The purchasers of the 106-acre tract and saw mill were father and son, Peter and John Van Syckle. While Peter Van Syckle (1766-1830) owned and operated the locally famous Hickory Tavern (which stood several miles east of Little York), his son John (1789-1839) evidently was responsible for developing the upper mill complex. Settling there, according to the family genealogy, he built "a large oil mill and grist mill, a ware house, and other buildings" and also farmed. His homestead, presumably, adjoined the mills. Activity also increased around the lower grist mill where sometime between 1815 and 1823 a distillery was built either by John and William Vanderbelt who bought the property from Hoff or by Joseph King to whom they sold it in 1819. Other milling operations may have been established there as well, since upon King's losing the property at a court-ordered auction in 1823 the sheriff's deed of conveyance mentioned "the mills and distillery" on the premises "whereon the said defendant then lived." King probably occupied the farmstead across the road from the grist mill whose site was formerly part of the 35-acre property.
The settlement is said to have acquired the unusual cognomen of "Pokano" around this time, resulting from a disciplinary incident at Joseph King's distillery when a fireman took a hot poker and "struck the Irish workmen on their noses as a punishment." It became known as "Little York" about 1828, and was so named according to local tradition by John Van Syckle. However, as appears in an 1838 deed, the place name of "Valley Mills" also was used.
Despite its industry, the community apparently was neither large nor important enough to be included among Alexandria Township's villages listed in Gordon's 1834 Gazetteer of the State of New Jersey. At the end of the third quarter of the 19th century, it was still only a mill hamlet with adjoining farmsteads. Within the next ten years, however, considerable growth occurred. Writing in 1844, Barber and Howe noted that Little York was a "flourishing village, sprung into existence within a few years (with) an oil-m., and 2 grist-m., a store, 1 tavern, several mechanics, and about 16 dwellings." A "Tailor and Shoemaker Shop" owned by two sons of John Van Syckle stood on the southeast corner of the crossroads in 1838. The tavern, known as the Franklin House, apparently was built between 1838 and 1841, and a post office was established in 1840 with George V. Alpaugh as first postmaster. It quite possibly was located in the store which occupied an older house at the crossroads. The community is said to have acquired its first resident physician in 1840.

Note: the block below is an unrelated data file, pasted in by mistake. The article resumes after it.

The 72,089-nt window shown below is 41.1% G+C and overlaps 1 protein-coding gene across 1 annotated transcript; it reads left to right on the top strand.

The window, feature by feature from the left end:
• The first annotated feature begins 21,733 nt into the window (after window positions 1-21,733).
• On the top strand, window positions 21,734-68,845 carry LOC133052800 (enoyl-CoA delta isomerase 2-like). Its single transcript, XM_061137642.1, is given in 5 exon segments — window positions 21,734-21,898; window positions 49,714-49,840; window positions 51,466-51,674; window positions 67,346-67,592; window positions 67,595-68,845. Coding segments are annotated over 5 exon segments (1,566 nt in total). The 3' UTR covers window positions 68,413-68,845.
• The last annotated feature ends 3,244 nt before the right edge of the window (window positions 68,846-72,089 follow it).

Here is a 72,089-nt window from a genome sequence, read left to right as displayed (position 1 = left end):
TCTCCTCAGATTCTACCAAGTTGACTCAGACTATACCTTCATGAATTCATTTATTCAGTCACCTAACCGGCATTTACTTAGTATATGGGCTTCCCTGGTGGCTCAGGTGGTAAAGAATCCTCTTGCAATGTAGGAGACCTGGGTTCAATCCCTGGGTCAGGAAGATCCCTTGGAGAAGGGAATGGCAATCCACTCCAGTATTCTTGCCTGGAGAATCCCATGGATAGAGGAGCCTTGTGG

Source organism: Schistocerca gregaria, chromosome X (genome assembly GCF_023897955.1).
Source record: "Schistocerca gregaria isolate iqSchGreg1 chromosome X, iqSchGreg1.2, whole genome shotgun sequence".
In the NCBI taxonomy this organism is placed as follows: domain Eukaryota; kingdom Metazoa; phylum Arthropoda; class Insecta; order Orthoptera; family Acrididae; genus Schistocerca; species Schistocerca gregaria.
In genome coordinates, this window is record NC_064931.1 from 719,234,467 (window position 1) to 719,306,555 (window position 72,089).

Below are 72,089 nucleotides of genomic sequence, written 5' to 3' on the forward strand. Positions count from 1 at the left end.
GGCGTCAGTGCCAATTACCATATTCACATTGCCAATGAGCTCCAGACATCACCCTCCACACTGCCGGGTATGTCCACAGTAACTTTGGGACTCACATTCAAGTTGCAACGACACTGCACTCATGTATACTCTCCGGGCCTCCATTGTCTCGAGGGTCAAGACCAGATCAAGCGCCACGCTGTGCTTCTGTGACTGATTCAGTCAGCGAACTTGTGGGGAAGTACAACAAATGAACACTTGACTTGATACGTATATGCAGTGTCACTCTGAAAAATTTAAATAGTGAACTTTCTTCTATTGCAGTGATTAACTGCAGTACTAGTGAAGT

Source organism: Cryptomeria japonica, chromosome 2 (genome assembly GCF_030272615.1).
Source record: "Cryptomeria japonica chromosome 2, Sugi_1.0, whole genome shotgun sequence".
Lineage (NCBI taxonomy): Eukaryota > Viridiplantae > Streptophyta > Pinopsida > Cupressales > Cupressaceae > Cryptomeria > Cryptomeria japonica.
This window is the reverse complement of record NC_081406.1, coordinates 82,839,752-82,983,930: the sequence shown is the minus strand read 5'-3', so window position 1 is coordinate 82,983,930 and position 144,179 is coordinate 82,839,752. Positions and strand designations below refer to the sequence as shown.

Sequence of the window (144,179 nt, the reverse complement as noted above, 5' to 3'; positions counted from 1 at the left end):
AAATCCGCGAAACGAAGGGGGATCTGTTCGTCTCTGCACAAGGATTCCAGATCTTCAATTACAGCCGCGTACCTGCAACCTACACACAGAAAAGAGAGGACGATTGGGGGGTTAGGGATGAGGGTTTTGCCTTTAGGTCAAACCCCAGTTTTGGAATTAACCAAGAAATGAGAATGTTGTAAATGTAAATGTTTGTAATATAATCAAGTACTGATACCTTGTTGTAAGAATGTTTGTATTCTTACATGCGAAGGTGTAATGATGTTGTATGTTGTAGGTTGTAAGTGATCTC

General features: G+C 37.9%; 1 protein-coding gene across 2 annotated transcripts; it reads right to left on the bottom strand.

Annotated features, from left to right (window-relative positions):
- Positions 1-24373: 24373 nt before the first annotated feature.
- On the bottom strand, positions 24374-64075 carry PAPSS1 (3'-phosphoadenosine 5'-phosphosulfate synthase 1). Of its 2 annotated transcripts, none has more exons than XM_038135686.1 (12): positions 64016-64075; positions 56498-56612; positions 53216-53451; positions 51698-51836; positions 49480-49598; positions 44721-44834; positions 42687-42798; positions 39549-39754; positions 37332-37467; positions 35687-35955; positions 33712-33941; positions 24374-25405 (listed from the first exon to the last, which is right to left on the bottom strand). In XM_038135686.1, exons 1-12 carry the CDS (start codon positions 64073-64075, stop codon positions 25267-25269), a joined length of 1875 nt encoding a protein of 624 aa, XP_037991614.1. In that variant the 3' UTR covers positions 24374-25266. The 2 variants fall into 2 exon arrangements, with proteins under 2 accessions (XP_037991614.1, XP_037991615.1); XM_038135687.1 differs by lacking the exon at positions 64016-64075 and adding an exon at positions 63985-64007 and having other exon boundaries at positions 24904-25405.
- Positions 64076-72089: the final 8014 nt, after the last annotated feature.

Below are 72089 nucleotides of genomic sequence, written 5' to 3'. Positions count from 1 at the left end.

As growth continued in the 1840s and 1850s, Little York acquired institutional components for the first time. Two churches were built in 1844, the stone Christian Church and the wooden Presbyterian chapel, whose frame was brought from near-by Mount Pleasant when the Alexandria Presbyterian congregation erected a new church there. While the chapel remained a branch of the Mount Pleasant church, the Christian church was organized as an independent congregation in 1850. In 1855 a 2-story, stone schoolhouse was constructed at the eastern edge of the village; it replaced the neighborhood school first organized in 1809, which was located about a half mile to the east.
Further commercial and industrial development occurred during the period. A second store was established and by 1855 "a new flouring mill" had been constructed at the upper mills. At that time water was being piped from the spring at the upper mills to the distillery. This line apparently provided the community with a rudimentary water supply system, as it had three hydrants in the main road, one of which was in front of the tavern. Little York's growth in these decades no doubt was stimulated by the improvements in agricultural practices and transportation which occurred in the region during the first half of the 19th century.